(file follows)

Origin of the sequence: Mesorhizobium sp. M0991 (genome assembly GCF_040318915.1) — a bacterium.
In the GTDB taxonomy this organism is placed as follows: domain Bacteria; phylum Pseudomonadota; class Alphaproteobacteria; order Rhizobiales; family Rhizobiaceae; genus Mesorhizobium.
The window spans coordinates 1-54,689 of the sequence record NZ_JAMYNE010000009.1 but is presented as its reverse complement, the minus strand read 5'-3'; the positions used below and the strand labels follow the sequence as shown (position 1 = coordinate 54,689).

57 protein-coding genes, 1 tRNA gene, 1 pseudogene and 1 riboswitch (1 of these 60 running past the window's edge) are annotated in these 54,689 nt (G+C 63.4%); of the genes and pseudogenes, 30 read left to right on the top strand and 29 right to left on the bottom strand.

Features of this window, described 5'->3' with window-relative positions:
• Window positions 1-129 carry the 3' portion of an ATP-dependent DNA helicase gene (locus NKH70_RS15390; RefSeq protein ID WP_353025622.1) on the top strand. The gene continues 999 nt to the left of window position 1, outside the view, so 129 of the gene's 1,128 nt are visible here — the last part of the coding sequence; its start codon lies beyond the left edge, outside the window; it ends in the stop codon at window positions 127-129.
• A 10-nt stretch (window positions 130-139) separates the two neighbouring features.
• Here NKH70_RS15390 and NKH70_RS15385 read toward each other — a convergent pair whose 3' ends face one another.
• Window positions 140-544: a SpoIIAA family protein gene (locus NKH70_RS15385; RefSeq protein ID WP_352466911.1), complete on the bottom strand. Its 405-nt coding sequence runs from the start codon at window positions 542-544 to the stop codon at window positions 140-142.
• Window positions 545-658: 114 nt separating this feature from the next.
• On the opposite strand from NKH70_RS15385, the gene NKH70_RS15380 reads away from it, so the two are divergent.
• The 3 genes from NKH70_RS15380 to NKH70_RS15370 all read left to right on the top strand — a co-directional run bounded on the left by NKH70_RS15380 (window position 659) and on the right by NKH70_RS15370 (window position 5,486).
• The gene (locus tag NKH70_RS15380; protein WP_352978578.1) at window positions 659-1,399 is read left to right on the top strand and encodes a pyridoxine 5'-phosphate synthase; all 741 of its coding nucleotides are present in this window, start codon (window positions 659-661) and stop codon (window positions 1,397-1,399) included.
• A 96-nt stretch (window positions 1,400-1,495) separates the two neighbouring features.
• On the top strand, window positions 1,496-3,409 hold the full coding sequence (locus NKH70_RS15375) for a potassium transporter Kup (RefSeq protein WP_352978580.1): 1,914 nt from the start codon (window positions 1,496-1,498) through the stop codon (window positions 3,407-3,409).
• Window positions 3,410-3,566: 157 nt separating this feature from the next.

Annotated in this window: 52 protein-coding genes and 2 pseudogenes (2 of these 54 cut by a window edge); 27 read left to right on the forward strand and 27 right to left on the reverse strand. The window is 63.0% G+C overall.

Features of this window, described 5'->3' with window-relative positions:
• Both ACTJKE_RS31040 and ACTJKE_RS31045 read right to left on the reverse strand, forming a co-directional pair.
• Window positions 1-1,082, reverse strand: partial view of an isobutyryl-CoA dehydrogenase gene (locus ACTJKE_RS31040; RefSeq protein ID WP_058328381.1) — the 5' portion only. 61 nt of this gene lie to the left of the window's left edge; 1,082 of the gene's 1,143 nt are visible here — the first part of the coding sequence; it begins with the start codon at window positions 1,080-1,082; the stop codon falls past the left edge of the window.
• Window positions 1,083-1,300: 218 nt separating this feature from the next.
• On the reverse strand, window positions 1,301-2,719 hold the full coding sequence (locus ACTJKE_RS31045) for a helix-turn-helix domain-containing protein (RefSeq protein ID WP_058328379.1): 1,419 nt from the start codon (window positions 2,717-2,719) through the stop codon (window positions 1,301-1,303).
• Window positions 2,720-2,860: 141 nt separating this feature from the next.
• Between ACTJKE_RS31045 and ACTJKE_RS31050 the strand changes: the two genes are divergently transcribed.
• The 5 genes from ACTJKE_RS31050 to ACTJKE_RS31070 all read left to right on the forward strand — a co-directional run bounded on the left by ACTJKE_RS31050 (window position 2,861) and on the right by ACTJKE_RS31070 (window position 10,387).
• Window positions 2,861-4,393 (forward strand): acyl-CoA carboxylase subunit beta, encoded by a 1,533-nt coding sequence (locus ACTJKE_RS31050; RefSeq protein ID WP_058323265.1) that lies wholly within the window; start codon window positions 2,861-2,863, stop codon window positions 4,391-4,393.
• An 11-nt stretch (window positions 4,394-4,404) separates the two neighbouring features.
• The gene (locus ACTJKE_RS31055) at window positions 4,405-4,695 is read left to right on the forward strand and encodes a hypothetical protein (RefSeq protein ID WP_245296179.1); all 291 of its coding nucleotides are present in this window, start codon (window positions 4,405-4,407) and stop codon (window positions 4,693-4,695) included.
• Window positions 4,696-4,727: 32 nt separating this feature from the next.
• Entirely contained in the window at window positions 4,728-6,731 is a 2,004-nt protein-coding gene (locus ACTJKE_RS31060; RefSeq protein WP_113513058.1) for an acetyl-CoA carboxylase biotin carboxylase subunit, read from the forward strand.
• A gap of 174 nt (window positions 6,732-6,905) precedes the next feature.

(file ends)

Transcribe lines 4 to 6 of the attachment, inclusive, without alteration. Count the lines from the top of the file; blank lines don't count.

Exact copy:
57 protein-coding genes, 1 tRNA gene, 1 pseudogene and 1 riboswitch (1 of these 60 running past the window's edge) are annotated in these 54,689 nt (G+C 63.4%); of the genes and pseudogenes, 30 read left to right on the top strand and 29 right to left on the bottom strand.

Features of this window, described 5'->3' with window-relative positions:
• Window positions 1-129 carry the 3' portion of an ATP-dependent DNA helicase gene (locus NKH70_RS15390; RefSeq protein ID WP_353025622.1) on the top strand. The gene continues 999 nt to the left of window position 1, outside the view, so 129 of the gene's 1,128 nt are visible here — the last part of the coding sequence; its start codon lies beyond the left edge, outside the window; it ends in the stop codon at window positions 127-129.